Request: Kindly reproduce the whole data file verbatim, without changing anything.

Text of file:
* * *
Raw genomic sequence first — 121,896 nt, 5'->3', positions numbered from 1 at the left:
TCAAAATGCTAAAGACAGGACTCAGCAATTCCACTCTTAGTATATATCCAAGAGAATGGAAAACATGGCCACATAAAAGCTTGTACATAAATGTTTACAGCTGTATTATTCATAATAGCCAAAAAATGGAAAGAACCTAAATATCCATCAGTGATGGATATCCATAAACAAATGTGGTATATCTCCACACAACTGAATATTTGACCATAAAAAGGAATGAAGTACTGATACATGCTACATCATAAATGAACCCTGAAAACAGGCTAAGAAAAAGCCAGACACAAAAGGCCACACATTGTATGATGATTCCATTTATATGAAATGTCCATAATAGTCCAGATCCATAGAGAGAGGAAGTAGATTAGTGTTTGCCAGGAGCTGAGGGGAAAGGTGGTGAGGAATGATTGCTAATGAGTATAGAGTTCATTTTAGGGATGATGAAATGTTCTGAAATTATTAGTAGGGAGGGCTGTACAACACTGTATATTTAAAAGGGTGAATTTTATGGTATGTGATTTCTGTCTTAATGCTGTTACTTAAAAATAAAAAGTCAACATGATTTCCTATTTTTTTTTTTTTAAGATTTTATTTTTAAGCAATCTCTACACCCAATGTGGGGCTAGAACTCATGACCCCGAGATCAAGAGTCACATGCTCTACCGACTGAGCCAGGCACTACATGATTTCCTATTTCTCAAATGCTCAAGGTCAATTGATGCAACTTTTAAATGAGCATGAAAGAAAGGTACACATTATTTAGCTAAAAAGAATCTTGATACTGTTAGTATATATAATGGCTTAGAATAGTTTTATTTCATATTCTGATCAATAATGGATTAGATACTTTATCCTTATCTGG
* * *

Raw genomic sequence first — 121,896 nt, 5'->3', positions numbered from 1 at the left:
TCAAAATGCTAAAGACAGGACTCAGCAATTCCACTCTTAGTATATATCCAAGAGAATGGAAAACATGGCCACATAAAAGCTTGTACATAAATGTTTACAGCTGTATTATTCATAATAGCCAAAAAATGGAAAGAACCTAAATATCCATCAGTGATGGATATCCATAAACAAATGTGGTATATCTCCACACAACTGAATATTTGACCATAAAAAGGAATGAAGTACTGATACATGCTACATCATAAATGAACCCTGAAAACAGGCTAAGAAAAAGCCAGACACAAAAGGCCACACATTGTATGATGATTCCATTTATATGAAATGTCCATAATAGTCCAGATCCATAGAGAGAGGAAGTAGATTAGTGTTTGCCAGGAGCTGAGGGGAAAGGTGGTGAGGAATGATTGCTAATGAGTATAGAGTTCATTTTAGGGATGATGAAATGTTCTGAAATTATTAGTAGGGAGGGCTGTACAACACTGTATATTTAAAAGGGTGAATTTTATGGTATGTGATTTCTGTCTTAATGCTGTTACTTAAAAATAAAAAGTCAACATGATTTCCTATTTTTTTTTTTTTAAGATTTTATTTTTAAGCAATCTCTACACCCAATGTGGGGCTAGAACTCATGACCCCGAGATCAAGAGTCACATGCTCTACCGACTGAGCCAGGCACTACATGATTTCCTATTTCTCAAATGCTCAAGGTCAATTGATGCAACTTTTAAATGAGCATGAAAGAAAGGTACACATTATTTAGCTAAAAAGAATCTTGATACTGTTAGTATATATAATGGCTTAGAATAGTTTTATTTCATATTCTGATCAATAATGGATTAGATACTTTATCCTTATCTGG